He had dangled in the swaying submersible it seemed for hours after the PERIL light had flashed and the buzzer raucously signaled ASCEND. The little submarine swung in insane sweeping arcs. Its pendulous motion churned his stomach and filled it with terror until he felt the steam-powered winch begin to draw him slowly up, stopping several minutes, then drawing him up.
It was a frightful ascent. He watched thousands of maddened fish banging their blind mouths against his lit window.
Cohn snapped off the lamp as the submersible moved up luminously in the watery blackness. When he reached the deck on the surface of the sea, no one appeared to secure the tiny submarine and help him out. He had bobbed around in the frothy waves, trying to escape, hopelessly seasick, before he was able to emerge from the hatch and plop, as he vomited, into the water.
Cohn pulled himself up the metal ladder on the hull of the
. The four lifeboats were gone, their ropes dangling like spaghetti strings. The sky was smeared with ashes and the reflection of flames. The ocean was thick with channels of fish scum and floating animal bodies. When the smell of dead flesh assailed him, Cohn at last knew what had happened. He felt sick horror and a retching contempt of the human race. Dozens of steel missiles had plunged to the bottom of the sea and lay there like smoking turds.
Why he had survived Cohn could not guess. He had no idea how long he might go on. It seemed useless to take a radiation reading. Some had lived after Hiroshima; some had not. What comes will come.
In the communications cabin he read a scribbled message on a warped piece of cardboard. Cohn learned what he already knew: Humanity had done itself in.
The rainbow, he remembered, was God’s sign to Noah that He would not pour another deluge on the earth. So much for signs, for Covenants.
Dead souls floated on stagnant seas. The
drifted through shoals of rotting fish, and plowed through blackened seaweed in lakes of sludge.
The oceanographic schooner, its lightning-split mast draped in fallen sails, drifted close to volcanic shores as Cohn slept the heavyhearted sleep of the dead. It sailed away from the soaking land before he woke.
He awoke mourning human being, human existence, all the lives lost. He listed everyone he could remember, and the names of those he did not know whose names he had heard. He mourned civilization, goodness, daring, joy; and all that man had done well.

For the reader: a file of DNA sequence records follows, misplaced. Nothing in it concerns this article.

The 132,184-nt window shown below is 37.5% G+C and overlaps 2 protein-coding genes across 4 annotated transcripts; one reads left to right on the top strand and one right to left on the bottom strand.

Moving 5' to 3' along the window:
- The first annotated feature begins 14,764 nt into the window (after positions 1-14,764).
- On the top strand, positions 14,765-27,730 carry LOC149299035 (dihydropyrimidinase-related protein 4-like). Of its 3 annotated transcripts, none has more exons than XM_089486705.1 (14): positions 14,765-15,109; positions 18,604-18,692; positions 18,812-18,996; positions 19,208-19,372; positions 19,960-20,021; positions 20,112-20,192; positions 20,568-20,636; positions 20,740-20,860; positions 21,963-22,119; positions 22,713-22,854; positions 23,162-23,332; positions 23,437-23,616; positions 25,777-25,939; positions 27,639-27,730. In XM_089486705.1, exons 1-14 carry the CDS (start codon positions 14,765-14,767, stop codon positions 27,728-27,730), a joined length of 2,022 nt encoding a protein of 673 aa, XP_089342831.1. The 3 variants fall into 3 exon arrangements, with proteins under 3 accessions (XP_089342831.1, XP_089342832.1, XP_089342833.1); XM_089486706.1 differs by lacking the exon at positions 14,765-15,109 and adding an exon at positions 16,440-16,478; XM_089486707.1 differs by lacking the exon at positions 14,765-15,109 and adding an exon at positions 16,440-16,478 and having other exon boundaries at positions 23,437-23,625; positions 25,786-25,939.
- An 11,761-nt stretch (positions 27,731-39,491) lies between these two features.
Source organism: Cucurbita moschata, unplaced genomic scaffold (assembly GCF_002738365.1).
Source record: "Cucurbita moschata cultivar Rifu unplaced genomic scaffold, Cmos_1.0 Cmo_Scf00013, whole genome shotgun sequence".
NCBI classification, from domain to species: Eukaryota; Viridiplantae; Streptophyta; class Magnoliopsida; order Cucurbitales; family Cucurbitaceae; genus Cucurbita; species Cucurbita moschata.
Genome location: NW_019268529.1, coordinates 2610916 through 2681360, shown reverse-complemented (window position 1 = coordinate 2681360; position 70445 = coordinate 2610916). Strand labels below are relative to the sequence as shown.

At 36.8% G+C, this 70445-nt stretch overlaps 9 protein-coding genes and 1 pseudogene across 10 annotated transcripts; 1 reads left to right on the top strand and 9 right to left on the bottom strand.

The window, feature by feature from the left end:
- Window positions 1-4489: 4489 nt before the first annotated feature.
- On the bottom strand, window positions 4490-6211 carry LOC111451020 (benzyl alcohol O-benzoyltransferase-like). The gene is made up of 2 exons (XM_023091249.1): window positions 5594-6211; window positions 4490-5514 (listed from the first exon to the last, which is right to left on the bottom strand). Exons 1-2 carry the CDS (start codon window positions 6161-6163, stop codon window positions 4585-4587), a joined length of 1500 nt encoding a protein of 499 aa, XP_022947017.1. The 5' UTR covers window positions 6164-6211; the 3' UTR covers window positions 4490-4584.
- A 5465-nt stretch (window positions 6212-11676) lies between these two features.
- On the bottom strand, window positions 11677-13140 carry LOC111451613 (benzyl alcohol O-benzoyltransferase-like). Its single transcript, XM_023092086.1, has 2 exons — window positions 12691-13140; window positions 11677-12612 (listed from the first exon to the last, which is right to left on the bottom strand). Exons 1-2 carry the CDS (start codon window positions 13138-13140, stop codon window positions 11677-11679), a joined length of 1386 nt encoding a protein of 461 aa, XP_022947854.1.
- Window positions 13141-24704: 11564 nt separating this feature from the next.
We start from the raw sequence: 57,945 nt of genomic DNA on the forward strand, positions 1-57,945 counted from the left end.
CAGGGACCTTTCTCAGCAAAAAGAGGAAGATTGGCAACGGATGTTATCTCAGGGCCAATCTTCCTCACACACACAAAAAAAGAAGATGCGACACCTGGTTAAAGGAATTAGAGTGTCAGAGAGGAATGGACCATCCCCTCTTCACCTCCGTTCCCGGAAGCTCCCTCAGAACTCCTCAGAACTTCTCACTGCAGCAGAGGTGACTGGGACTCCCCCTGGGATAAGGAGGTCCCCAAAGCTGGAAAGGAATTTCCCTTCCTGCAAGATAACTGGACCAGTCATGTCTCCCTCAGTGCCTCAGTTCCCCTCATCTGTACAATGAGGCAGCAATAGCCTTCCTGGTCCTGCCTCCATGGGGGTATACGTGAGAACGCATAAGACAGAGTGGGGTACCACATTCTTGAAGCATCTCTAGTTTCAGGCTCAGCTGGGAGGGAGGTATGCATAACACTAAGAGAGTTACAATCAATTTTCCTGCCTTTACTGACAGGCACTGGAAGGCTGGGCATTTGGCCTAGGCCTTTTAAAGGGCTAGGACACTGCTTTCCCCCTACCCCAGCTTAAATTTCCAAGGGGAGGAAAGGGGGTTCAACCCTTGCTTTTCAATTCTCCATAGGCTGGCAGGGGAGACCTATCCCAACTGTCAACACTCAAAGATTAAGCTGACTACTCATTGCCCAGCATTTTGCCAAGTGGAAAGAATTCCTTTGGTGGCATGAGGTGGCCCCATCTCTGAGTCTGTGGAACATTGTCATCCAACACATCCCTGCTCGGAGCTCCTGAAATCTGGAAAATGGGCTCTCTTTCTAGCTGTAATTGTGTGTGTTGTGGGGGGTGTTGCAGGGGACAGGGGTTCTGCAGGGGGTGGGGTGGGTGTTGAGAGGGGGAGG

Cohn was enraged with God Who had destroyed His own dream. The war was man’s; the Flood, God’s. Cohn heard thunder when he thought of God and sometimes hid.
The sky was old—how often had the earth changed as the same sky looked on? Never had there been so much space in space. He had never been so desolate.
Cohn diligently pasted stamps in albums, recalling nations lost; he pitched darts at a red-and-white target in the games room. He read till his eyes were blobs of glue stuck to words. He listened to records on his father the rabbi’s portable phonograph. He kept, so to speak, going.
The boat’s engines had ceased throbbing; there was no electricity. It seemed useless to attempt to activate the rusty generator aboard; but there was bottled gas to cook with in the galley.
On good days Cohn told himself stories, saying the Lord would let him live if he spoke the right words. Or lived the right life. But how was that possible without another human life around? Only God and he “contending,” Cohn attempting to evade His difficult nature?
(Thunder groaning, Cohn hiding.)
No way of outdoing the Lord Who had invented Himself into being. The God of beginnings; He wanted to begin, therefore had begun. Spontaneous combustion? Beginnings were far up the line from First Causes. Therefore where had God begun?
Who was He? You had to see His face to say in Whose image man had been fashioned; and no one could. Moses, who had come close, saw Him through fog and flame. Or from a cleft in a huge rock where the Lord had placed him. And God, approaching the rock in his own light, covered the cleft with His hand, until He had passed by, then removed His hand and Moses clearly saw the Lord’s endless back.
Shall I someday see His face? God seemed to feel the need to talk to men. He needed worship, and even faithless men had hungered to worship Him.
Cohn added up columns of random figures. He began and tore up a notebook journal. He trotted back and forth, for exercise, along the 152-foot deck, hurdling obstacles, the fallen mast, yards of canvas sail, instruments of observation, hauling, drilling; tons of thick ropes covered with seaweed, barnacles, starfish, sea detritus; Cohn, despite his small size and slightly bowed legs, had once been an athlete in Staten Island High School.
The radio was dead. He talked to himself. He missed the human voice.
“What can one expect in this life of desolation ?”
“To be alive alone forever ?”
—It takes one rib to make an Eve.